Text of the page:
SOURCES: Gladys Martinez, Ph.D., National Survey of Family Growth, National Center for Health Statistics, U.S. Centers for Disease Control and Prevention; Craig Garfield, M.D., associate professor, Northwestern University Feinberg School of Medicine, departments of pediatrics and medical social sciences, and attending physician, Ann and Robert H. Lurie Children's Hospital of Chicago; June 2015, National Center for Health Statistics Data Brief
THURSDAY, June 4, 2015 (HealthDay News) -- Fewer unmarried American men are becoming first-time fathers, U.S. health officials reported Thursday.
Thirty-six percent of first-time fathers younger than 44 had a child out of wedlock during the first decade of the 2000s, officials said.
"This represents a decline from the previous two decades," said report author Gladys Martinez, of the U.S. Centers for Disease Control and Prevention's National Center for Health Statistics.
In the 1980s, she said, 42 percent of first-time fathers were unmarried, as were 40 percent in the 1990s.
The national survey also found a larger proportion of unmarried first-time fathers living with the mother and child than in the past.
The report is good news, given prior research indicating that "having a father involved positively with his child benefits the child and the family on a number of outcomes," said Dr. Craig Garfield, an associate professor of pediatrics at Northwestern University Feinberg School of Medicine in Chicago.
"This [benefit] is across the age spectrum," said Garfield, who wasn't involved with the new research. "For infants, having an involved father results in improved breast-feeding initiation and duration, toddlers have improved language development, and teenagers engage in less delinquent behaviors."
The trend largely reflects changing patterns among black fathers, the study authors said.
To gain insight into fatherhood trends over the last 30 years, Martinez sifted through information collected by the National Survey of Family Growth in three time frames: 1980-1989, 1990-1999 and 2000-2009. Surveys involved interviews with men and women between the ages of 15 and 44.
Besides the decline in unmarried first-time fathers over the three decades, the report noted more first births in cohabiting relationships: 24 percent in the 2000s, up from 19 percent in the 1980s.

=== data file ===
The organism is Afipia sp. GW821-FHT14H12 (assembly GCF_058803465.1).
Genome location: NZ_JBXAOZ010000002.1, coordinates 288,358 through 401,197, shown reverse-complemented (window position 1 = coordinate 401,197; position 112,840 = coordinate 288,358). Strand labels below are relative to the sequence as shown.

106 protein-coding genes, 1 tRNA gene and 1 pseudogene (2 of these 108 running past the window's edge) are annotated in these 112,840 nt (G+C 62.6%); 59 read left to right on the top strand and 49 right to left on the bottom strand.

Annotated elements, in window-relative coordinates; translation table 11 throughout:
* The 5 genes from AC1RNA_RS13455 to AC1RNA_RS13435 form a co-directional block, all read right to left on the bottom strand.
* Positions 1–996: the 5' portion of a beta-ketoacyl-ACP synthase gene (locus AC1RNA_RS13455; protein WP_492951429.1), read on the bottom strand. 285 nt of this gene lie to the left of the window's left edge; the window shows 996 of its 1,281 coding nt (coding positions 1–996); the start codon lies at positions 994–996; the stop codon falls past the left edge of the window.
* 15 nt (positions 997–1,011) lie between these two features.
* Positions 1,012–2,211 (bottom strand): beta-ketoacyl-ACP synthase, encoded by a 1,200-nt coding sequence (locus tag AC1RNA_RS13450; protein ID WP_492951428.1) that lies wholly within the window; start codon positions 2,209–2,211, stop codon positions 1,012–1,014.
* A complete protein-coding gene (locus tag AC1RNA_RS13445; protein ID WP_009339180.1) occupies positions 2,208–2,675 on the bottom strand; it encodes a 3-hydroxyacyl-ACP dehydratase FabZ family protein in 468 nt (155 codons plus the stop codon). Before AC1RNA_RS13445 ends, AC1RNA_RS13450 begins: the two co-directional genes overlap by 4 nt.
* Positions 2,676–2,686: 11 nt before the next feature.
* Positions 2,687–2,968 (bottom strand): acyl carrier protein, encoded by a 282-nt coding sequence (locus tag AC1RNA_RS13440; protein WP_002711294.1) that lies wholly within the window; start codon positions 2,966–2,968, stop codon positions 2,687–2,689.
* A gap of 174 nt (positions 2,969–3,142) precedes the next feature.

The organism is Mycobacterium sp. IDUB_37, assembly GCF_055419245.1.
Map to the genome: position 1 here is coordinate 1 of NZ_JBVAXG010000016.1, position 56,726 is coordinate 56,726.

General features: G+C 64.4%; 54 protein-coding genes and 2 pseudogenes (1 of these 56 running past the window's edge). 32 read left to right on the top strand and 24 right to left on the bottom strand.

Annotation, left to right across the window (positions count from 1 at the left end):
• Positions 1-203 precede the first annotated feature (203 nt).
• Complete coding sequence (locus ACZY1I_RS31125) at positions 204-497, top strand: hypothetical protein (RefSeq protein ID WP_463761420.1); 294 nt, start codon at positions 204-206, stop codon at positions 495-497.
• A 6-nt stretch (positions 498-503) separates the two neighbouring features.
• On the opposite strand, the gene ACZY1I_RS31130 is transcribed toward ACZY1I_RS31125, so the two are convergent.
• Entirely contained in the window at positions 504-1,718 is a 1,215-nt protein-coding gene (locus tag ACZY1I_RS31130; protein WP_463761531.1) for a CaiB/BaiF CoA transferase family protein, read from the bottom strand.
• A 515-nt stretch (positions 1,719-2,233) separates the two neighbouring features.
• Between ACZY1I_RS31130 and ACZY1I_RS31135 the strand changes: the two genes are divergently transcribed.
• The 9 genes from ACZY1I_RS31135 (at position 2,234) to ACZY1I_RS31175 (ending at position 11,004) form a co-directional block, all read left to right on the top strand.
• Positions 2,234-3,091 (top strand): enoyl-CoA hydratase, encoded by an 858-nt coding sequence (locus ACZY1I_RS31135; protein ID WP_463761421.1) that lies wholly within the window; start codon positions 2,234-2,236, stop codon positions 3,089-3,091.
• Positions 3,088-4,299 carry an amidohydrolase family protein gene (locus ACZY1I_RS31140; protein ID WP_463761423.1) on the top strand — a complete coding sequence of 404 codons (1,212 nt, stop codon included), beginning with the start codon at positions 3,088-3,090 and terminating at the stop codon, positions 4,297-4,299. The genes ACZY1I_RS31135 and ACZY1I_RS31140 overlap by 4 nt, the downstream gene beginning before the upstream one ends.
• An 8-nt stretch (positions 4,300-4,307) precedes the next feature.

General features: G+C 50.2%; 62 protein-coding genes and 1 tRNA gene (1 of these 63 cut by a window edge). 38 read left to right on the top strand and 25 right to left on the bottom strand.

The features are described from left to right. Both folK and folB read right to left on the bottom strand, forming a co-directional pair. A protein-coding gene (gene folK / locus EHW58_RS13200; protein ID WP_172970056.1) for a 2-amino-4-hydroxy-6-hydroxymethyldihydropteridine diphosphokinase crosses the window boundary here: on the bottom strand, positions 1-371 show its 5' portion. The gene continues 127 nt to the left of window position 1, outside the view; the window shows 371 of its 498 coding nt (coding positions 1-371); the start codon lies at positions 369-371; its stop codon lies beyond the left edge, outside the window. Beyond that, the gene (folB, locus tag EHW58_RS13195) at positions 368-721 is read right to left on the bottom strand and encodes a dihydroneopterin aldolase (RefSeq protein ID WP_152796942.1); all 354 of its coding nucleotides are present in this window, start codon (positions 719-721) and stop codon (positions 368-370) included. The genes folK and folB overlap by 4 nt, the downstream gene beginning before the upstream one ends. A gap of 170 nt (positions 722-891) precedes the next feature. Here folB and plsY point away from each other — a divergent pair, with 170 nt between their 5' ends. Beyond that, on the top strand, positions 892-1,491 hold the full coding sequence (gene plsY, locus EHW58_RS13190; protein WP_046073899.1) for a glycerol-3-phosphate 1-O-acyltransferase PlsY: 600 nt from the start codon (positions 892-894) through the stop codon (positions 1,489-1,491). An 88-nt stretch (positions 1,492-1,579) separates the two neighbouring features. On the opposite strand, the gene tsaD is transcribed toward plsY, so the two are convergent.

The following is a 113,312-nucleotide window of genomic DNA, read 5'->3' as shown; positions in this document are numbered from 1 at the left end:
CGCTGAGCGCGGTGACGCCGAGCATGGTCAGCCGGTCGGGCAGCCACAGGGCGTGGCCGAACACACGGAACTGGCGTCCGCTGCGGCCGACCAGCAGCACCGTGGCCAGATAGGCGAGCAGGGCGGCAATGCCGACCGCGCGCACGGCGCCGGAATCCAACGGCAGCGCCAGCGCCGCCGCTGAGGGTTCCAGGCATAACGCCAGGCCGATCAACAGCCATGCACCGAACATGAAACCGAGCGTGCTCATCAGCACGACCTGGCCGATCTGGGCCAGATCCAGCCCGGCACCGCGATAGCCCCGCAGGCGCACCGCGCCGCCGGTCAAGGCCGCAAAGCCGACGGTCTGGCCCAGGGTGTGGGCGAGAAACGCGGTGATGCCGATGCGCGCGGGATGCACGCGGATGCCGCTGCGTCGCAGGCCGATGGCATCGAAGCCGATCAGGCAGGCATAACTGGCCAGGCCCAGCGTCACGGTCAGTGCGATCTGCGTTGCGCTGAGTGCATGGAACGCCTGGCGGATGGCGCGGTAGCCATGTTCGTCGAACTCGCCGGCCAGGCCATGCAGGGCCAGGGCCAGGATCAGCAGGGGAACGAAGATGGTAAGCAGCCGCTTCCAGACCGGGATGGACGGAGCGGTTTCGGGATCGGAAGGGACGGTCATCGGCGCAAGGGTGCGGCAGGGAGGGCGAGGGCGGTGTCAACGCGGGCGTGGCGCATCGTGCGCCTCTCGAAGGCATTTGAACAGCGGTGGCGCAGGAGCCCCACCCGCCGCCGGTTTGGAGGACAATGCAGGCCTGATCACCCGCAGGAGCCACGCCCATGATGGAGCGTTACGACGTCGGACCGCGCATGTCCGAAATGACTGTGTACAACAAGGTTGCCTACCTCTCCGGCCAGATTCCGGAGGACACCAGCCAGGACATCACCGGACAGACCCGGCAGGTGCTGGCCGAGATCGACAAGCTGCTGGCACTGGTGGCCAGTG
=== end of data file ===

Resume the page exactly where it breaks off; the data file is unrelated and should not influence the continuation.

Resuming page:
Martinez reported the trends in the June edition of the CDC's National Center for Health Statistics Data Brief.
While no notable drop was seen among unmarried white or Hispanic fathers, the percentage of unmarried black men having kids for the first time dropped from 77 percent during the 1980s to 66 percent during the 2000s, the report said.
First births for black fathers in cohabiting relationships also became more common over time, increasing from 23 percent to nearly one-third.
In the 2000s, unmarried men with a first birth were less likely to be black (21 percent) than Hispanic (33 percent) or white (39 percent), the report said.
The survey also showed that dads in the 2000s who did have a first child outside of marriage tended to be older than their peers during the 1980s and 1990s.
The survey focused on the numbers, and did not set out to explain what is driving the changing trends.
That said, Garfield said future research should focus on the long-term implications of fathering children in a cohabiting, but unmarried, context.
He noted that despite initial intentions to marry eventually, most cohabiting couples never do. And it remains unclear how such relationships might affect child development, he said.
"Nevertheless, from my perspective as a pediatrician working with moms and dads to take care of their child, I am excited by the optimism that new dads bring, married or not, to being involved and participating in the care of their new baby," Garfield said.
Boston Children's Hospital has information for teen fathers.